Monday, 1 August 2016

The four habits of high value health care organizations, according to Richard Bohmer

In an article in Harvard Business Review, Fixing Health Care on the Front Lines, Richard Bohmer presented the three pillars of modern clinical management (see post: Clinical management as a mechanism of change). I like Bohmer’s contributions because he always looks at what can be done to bring the concepts to the real world, so it has seemed appropriate to comment on another one of his articles published in NEJM, The Four Habits of High-Value Health Care Organizations, which raises the logical point: if you want to encourage high value clinical practices, high value health organizations are paramount and for this reason, the author has studied the ways of working of the US healthcare institutions that are showing the best results in clinical and cost effectiveness (referencing the outcomes of Michael Porter) and he extracted 4 habits that, according to him, should be exportable:

Habit 1: Planning processes is as much detail as possible

High-value health organizations provide activities on a tight schedule, and this affects both patients’ circuits (admissions, schedules, discharges, checklists, etc.) and clinical processes (diagnosis, selection of treatment, severity scales, risk, etc.). Planning also includes the patients’ cataloguing in groups with clinical sense in order to standardize at maximum the care routes and adjust the incorporation of a shared clinical decision.

Habit 2: Adapt structures to the needs of the processes

The profile of professionals responsible for a plan and the resources allocated to it are appropriate in each clinical process. Infrastructures are modular and flexible as to adapt easily and thus facilitate their efficiency. As a process, management models are capable of generating micro-systems that harmonize budgets, professional teams, training, goals, etc. so that all the vectors are mutually reinforcing. The generation of micro-systems with clinical judgment stresses the use of complex platforms such as operating theatres or intensive care units, or even the workloads of doctors, but high value health organizations planned and managed to harmonize it all.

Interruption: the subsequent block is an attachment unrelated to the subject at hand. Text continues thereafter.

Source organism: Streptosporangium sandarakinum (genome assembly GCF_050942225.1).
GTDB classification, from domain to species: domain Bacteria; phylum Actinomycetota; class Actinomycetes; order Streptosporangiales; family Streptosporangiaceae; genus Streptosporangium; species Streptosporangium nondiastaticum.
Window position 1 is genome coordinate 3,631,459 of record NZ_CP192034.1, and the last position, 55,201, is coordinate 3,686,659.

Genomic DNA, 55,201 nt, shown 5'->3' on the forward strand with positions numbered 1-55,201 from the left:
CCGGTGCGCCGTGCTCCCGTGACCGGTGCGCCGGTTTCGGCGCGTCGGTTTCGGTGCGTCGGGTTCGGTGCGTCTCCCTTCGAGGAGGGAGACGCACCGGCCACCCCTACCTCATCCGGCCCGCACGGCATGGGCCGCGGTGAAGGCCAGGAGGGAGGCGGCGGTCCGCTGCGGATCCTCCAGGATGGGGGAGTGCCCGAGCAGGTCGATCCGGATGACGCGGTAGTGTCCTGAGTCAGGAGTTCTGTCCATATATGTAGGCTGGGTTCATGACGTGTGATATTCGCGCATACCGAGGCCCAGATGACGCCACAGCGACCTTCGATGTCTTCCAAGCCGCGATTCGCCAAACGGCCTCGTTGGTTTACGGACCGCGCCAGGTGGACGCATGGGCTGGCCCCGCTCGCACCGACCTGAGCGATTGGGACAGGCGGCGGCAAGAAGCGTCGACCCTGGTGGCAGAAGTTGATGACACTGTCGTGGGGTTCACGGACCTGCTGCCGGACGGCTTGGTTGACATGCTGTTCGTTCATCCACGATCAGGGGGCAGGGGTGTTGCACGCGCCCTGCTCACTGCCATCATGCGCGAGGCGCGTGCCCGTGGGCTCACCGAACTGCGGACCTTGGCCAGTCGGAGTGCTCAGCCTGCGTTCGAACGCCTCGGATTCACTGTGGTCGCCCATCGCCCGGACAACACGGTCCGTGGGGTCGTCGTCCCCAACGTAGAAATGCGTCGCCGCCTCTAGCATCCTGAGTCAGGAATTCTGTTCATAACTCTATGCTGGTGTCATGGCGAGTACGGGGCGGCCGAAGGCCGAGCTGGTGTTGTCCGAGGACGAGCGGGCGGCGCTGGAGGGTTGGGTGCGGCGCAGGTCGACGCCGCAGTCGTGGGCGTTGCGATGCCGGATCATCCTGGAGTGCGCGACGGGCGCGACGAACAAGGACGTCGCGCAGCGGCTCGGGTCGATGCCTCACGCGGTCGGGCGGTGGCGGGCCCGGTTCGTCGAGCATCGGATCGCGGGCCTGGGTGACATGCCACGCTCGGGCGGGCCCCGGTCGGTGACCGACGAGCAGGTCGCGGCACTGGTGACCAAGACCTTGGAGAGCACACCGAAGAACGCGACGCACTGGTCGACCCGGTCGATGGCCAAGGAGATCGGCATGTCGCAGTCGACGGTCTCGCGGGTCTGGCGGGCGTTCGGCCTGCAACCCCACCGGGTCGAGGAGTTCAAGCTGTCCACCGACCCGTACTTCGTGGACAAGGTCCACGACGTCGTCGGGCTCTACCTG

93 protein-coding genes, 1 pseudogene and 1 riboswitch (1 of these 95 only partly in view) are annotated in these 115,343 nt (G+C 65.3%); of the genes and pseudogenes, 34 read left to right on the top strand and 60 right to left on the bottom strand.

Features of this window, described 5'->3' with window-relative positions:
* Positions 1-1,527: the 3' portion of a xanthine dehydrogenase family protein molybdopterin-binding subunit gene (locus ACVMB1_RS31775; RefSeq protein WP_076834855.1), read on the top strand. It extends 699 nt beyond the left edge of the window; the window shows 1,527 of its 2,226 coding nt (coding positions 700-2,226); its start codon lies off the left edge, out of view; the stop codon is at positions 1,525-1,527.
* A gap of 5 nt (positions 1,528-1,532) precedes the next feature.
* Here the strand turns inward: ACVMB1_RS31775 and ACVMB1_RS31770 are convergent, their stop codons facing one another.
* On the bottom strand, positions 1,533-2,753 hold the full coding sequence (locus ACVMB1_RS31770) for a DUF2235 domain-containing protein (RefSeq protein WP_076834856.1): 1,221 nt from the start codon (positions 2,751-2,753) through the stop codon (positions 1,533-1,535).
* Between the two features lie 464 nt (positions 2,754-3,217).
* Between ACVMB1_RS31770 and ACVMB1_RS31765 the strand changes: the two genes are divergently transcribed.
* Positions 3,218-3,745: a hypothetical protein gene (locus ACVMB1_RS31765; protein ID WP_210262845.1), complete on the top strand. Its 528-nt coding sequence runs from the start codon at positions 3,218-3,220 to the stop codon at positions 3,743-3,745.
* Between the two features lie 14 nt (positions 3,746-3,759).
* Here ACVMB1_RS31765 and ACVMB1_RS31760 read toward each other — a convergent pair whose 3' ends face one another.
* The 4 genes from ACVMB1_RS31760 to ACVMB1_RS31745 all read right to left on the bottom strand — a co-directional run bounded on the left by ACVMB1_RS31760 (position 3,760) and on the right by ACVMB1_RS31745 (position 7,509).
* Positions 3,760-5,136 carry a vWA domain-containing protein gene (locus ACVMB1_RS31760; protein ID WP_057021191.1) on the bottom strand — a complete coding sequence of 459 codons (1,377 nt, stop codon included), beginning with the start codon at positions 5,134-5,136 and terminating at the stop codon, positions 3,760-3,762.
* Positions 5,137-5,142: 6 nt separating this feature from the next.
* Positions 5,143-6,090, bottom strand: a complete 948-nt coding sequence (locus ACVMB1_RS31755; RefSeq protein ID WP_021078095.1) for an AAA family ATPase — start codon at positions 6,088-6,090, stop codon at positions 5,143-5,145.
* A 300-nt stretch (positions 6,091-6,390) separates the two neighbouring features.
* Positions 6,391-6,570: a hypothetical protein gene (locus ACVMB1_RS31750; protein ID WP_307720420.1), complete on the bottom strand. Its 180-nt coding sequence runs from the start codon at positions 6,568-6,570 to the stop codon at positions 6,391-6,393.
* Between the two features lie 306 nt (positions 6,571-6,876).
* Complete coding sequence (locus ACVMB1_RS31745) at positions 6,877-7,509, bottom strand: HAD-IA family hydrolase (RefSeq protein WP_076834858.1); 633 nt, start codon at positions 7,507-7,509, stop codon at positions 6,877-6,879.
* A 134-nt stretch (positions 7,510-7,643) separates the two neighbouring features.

Habit 3: Measure and monitor processes

Health institutions generate a lot of data and statistics, some of a general type (for the government), others for invoicing, some for external auditors, some aimed for the analysis of the complexity casuistry, resource management, quality care, clinical safety, internal costs, etc. But Bohmer remarks that to promote value, managers of high value clinical organizations, despite the ocean of available figures, are able to generate indicators that make sense for the specified processes, and measure effectively both compliance with what is planned as well as the specific desired results.

Habit 4: Continuous Improvement

To promote modern clinical management, paying attention to knowing how to rigorously apply the best practices and address the complex processes with mechanisms of trial and error and learning from daily activity is important. So in the analyzed institutions there are professional teams involved in each clinical process that go beyond the traditional individual practice of medicine.

High value health organizations, according to Bohmer, are different in two aspects: a) for them these 4 habits are real, already established in their structures, cultures routines and attitudes; and b) they have overcome the organizational model based on resource management and are able to put the focus on process development and clinical outcomes on an everyday basis.

Jordi Varela

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